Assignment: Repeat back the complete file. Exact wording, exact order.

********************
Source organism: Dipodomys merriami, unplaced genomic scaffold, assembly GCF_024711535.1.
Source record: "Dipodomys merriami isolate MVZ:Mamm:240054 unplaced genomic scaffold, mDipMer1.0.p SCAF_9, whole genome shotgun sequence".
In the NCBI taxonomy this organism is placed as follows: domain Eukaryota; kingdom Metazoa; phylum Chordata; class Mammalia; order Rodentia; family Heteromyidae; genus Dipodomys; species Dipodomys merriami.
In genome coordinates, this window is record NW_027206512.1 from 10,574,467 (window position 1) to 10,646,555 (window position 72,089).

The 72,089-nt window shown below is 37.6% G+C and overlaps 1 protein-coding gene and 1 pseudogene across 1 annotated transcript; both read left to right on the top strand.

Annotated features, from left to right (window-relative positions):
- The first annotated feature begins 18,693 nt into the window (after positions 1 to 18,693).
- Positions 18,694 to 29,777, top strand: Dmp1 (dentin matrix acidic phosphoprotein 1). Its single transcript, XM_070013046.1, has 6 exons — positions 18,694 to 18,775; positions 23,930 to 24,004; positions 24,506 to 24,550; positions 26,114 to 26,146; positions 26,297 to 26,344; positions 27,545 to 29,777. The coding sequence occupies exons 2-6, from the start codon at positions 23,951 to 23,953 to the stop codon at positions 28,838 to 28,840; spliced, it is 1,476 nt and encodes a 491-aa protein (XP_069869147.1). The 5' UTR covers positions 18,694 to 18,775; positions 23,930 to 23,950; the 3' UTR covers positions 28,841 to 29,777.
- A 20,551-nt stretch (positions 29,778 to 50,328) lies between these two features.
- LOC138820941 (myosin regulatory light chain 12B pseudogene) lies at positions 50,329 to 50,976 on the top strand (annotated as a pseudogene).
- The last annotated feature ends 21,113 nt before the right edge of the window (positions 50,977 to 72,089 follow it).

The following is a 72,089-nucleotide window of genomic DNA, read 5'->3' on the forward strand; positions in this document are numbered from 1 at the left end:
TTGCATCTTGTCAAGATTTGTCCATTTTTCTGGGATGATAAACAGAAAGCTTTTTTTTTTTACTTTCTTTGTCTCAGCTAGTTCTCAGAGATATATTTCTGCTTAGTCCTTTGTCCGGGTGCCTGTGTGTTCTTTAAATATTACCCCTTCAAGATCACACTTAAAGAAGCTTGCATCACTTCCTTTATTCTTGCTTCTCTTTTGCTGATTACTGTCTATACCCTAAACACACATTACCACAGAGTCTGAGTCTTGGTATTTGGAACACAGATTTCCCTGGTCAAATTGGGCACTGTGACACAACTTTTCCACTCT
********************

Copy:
Source organism: Dipodomys merriami, unplaced genomic scaffold, assembly GCF_024711535.1.
Source record: "Dipodomys merriami isolate MVZ:Mamm:240054 unplaced genomic scaffold, mDipMer1.0.p SCAF_9, whole genome shotgun sequence".
In the NCBI taxonomy this organism is placed as follows: domain Eukaryota; kingdom Metazoa; phylum Chordata; class Mammalia; order Rodentia; family Heteromyidae; genus Dipodomys; species Dipodomys merriami.
In genome coordinates, this window is record NW_027206512.1 from 10,574,467 (window position 1) to 10,646,555 (window position 72,089).

The 72,089-nt window shown below is 37.6% G+C and overlaps 1 protein-coding gene and 1 pseudogene across 1 annotated transcript; both read left to right on the top strand.

Annotated features, from left to right (window-relative positions):
- The first annotated feature begins 18,693 nt into the window (after positions 1 to 18,693).
- Positions 18,694 to 29,777, top strand: Dmp1 (dentin matrix acidic phosphoprotein 1). Its single transcript, XM_070013046.1, has 6 exons — positions 18,694 to 18,775; positions 23,930 to 24,004; positions 24,506 to 24,550; positions 26,114 to 26,146; positions 26,297 to 26,344; positions 27,545 to 29,777. The coding sequence occupies exons 2-6, from the start codon at positions 23,951 to 23,953 to the stop codon at positions 28,838 to 28,840; spliced, it is 1,476 nt and encodes a 491-aa protein (XP_069869147.1). The 5' UTR covers positions 18,694 to 18,775; positions 23,930 to 23,950; the 3' UTR covers positions 28,841 to 29,777.
- A 20,551-nt stretch (positions 29,778 to 50,328) lies between these two features.
- LOC138820941 (myosin regulatory light chain 12B pseudogene) lies at positions 50,329 to 50,976 on the top strand (annotated as a pseudogene).
- The last annotated feature ends 21,113 nt before the right edge of the window (positions 50,977 to 72,089 follow it).

The following is a 72,089-nucleotide window of genomic DNA, read 5'->3' on the forward strand; positions in this document are numbered from 1 at the left end:
TTGCATCTTGTCAAGATTTGTCCATTTTTCTGGGATGATAAACAGAAAGCTTTTTTTTTTTACTTTCTTTGTCTCAGCTAGTTCTCAGAGATATATTTCTGCTTAGTCCTTTGTCCGGGTGCCTGTGTGTTCTTTAAATATTACCCCTTCAAGATCACACTTAAAGAAGCTTGCATCACTTCCTTTATTCTTGCTTCTCTTTTGCTGATTACTGTCTATACCCTAAACACACATTACCACAGAGTCTGAGTCTTGGTATTTGGAACACAGATTTCCCTGGTCAAATTGGGCACTGTGACACAACTTTTCCACTCT